Ecosystems pp 367-387 | Cite as

Science and Management of Ecosystems Synthesis

  • Kristiina A. Vogt
  • John C. Gordon
  • John P. Wargo
  • Daniel J. Vogt
  • Heidi Asbjornsen
  • Peter A. Palmiotto
  • Heidi J. Clark
  • Jennifer L. O’Hara
  • William S. Keeton
  • Toral Patel-Weynand
  • Evie Witten

Abstract

The ecosystem management paradigm has been chosen as the approach to be used by federal agencies to manage federal lands. Because of the difficulty that federal agencies and academicians have had in defining what these two words mean and because the perception is that this means more data collection than is currently occurring, ecosystem management has a strong potential to be rejected as the approach to use for managing ecosystems. This would be extremely unfortunate because this approach has elements that are crucial to retain for “good” management of ecosystems. The components of ecosystem management (articulated in earlier chapters) are fundamentally important if ecosystems are to be managed where they function within the range of states natural for that system and at the same time produce the values (i.e., species, timber, nontimber forest products, etc.) humans have identified as desirable. Ecosystem management should be used as a tool that identifies what the trade-offs are in accepting a particular management option. It is an approach that will move the management of our natural ecosystems from being solely based on human “values” to one balanced by scientific information helping to clarify the consequences of the chosen values.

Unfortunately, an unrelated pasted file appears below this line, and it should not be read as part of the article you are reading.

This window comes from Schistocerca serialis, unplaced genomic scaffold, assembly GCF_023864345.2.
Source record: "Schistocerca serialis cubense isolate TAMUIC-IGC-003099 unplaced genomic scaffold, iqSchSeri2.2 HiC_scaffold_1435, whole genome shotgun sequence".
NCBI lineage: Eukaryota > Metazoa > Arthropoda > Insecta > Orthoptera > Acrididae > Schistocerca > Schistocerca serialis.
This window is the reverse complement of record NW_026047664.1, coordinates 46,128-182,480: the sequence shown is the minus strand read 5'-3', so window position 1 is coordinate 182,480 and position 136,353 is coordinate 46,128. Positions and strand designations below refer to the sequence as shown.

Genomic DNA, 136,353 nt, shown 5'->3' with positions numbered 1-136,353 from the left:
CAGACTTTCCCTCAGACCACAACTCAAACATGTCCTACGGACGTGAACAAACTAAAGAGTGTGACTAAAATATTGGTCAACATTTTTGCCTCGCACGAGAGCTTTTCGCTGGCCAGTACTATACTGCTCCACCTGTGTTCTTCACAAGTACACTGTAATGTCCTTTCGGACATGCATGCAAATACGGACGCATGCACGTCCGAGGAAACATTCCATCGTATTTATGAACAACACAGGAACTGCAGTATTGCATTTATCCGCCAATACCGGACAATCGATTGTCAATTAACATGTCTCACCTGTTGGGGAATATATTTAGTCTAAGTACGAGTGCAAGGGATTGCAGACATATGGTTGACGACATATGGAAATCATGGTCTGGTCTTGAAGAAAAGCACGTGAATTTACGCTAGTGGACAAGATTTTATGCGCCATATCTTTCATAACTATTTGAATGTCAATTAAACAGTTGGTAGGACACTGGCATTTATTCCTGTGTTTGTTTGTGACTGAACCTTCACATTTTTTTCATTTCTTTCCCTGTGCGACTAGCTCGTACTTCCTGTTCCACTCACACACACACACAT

Keywords

Income Smoke Fishing Extractor Chlorofluorocarbon 

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Copyright information

© Springer Science+Business Media New York 1997

Authors and Affiliations

  • Kristiina A. Vogt
    • 1
  • John C. Gordon
    • 1
  • John P. Wargo
    • 1
  • Daniel J. Vogt
    • 1
  • Heidi Asbjornsen
    • 1
  • Peter A. Palmiotto
    • 1
  • Heidi J. Clark
    • 1
  • Jennifer L. O’Hara
    • 1
  • William S. Keeton
    • 2
  • Toral Patel-Weynand
    • 1
  • Evie Witten
    • 3
  1. 1.School of Forestry and Environmental StudiesYale University, Greeley Memorial LaboratoryNew HavenUSA
  2. 2.College of Forest ResourcesUniversity of WashingtonSeattleUSA
  3. 3.The Great Land TrustAnchorageUSA

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